As a percentage of revenues, Grille restaurant operating expenses increased to 62.0% during the third quarter of 2017 from 59.4% in the third quarter of 2016. This increase in restaurant operating expenses, as a percentage of revenues, was primarily due to higher labor and benefits costs, higher other operating costs, and higher occupancy costs, as well as the sales deleveraging effects and inefficiencies at certain recently opened locations.
Marketing and Advertising Costs. Consolidated marketing and advertising costs decreased by $0.3 million to $1.6 million in the third quarter of 2017 compared to $1.8 million in the third quarter of 2016. As a percentage of consolidated revenues, consolidated marketing and advertising costs decreased to 2.1% in the third quarter of 2017 from 2.5% in the third quarter of 2016.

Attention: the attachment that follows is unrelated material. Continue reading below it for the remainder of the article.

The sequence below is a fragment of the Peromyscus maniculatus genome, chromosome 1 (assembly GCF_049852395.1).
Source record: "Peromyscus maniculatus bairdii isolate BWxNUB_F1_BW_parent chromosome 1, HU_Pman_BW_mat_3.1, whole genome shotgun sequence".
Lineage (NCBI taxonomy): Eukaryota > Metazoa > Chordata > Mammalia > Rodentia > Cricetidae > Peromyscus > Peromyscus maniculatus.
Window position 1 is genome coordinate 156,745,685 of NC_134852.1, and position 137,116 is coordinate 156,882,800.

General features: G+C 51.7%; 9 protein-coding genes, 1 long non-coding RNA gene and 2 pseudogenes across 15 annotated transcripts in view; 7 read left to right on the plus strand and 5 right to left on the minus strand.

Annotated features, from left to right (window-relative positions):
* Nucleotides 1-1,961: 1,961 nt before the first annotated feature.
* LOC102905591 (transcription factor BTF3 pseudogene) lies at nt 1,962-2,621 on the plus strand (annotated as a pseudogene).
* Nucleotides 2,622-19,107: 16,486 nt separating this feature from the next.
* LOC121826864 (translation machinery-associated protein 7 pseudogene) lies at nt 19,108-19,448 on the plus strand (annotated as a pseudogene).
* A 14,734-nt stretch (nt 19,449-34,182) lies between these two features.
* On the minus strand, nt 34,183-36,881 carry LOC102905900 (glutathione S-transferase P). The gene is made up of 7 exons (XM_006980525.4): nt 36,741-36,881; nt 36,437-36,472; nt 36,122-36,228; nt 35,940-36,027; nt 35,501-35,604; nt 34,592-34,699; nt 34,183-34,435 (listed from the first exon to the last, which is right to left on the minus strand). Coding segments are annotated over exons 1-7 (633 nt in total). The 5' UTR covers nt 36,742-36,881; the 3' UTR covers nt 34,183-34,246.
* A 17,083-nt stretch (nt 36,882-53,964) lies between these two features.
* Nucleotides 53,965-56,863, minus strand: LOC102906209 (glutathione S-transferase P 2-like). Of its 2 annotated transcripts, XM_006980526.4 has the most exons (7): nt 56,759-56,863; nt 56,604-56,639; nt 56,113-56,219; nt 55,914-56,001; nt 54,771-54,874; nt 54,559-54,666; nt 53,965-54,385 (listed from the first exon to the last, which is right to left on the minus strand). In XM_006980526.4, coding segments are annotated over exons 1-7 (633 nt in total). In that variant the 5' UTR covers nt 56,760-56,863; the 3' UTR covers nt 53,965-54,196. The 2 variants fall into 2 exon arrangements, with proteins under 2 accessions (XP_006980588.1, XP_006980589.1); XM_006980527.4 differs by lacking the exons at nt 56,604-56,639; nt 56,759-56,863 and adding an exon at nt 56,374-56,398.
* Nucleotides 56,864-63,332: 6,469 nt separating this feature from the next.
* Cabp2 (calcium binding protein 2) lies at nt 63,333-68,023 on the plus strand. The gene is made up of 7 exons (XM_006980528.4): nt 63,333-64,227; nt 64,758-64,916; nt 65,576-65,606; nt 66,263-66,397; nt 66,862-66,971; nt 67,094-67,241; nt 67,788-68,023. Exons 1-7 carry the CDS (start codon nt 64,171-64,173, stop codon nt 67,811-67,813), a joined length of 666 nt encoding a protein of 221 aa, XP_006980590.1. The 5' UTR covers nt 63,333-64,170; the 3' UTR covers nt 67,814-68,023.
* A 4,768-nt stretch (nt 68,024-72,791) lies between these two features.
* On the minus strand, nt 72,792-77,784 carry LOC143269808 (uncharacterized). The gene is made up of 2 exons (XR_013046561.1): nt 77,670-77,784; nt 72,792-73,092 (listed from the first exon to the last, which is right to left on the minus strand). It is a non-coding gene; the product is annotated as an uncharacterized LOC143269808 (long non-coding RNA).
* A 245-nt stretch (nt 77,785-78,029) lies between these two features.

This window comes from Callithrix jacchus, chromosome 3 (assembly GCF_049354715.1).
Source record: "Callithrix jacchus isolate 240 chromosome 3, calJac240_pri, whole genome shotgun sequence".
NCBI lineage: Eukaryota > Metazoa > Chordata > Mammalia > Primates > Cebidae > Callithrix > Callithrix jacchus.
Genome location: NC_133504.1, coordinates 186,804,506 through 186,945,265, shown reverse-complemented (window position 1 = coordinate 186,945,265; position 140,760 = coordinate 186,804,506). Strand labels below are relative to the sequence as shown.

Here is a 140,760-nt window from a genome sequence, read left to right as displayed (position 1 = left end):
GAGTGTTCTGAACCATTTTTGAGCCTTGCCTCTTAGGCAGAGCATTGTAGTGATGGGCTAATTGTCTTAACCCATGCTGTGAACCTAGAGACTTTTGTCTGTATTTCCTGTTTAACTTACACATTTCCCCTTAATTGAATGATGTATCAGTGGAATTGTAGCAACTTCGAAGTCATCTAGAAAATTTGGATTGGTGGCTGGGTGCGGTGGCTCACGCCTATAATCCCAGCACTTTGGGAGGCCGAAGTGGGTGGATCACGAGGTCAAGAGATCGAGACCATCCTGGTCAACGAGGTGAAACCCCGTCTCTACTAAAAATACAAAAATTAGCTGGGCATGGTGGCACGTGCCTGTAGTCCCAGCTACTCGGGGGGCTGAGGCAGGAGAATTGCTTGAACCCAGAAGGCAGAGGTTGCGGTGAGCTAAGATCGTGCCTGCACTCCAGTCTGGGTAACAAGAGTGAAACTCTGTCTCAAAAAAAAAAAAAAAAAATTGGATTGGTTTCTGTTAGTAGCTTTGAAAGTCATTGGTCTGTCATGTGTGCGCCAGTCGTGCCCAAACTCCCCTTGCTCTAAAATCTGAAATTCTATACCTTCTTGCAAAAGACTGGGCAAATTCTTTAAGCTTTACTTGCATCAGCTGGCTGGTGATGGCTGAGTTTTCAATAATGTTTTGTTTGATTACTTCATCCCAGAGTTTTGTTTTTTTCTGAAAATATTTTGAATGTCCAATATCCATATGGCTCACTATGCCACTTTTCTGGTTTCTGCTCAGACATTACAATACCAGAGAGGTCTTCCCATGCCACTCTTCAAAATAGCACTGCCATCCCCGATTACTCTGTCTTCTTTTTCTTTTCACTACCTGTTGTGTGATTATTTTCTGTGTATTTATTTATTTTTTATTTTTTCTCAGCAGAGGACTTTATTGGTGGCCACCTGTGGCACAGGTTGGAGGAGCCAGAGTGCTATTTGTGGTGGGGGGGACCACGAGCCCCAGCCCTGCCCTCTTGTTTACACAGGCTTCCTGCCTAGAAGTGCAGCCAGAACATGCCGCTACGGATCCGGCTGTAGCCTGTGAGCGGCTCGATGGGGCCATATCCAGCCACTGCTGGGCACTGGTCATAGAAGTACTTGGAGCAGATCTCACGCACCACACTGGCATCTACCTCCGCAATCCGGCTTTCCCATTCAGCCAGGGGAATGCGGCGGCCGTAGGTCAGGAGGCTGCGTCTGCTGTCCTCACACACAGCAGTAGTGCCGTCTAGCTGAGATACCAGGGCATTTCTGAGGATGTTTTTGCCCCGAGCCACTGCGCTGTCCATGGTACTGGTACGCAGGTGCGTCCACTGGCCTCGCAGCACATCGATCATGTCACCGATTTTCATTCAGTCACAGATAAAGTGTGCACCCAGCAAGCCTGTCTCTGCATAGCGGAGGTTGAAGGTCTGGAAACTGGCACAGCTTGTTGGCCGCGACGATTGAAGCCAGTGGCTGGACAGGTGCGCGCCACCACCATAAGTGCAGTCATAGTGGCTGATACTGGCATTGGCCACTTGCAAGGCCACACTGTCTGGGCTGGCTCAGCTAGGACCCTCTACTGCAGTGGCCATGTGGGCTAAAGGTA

As a percentage of revenues, Double Eagle marketing and advertising costs decreased to 1.8% during the third quarter of 2017 from 2.4% in the third quarter of 2016. Marketing and advertising costs, as a percentage of revenues, decreased primarily due to lower print media, broadcast media, and other marketing costs, partially offset by higher digital advertising costs.
As a percentage of revenues, Sullivan’s marketing and advertising costs decreased to 3.1% during the third quarter of 2017 from 3.4% in the third quarter of 2016. Marketing and advertising costs, as a percentage of revenues, decreased primarily due to lower print media, broadcast media, and other marketing costs, partially offset by higher digital advertising costs.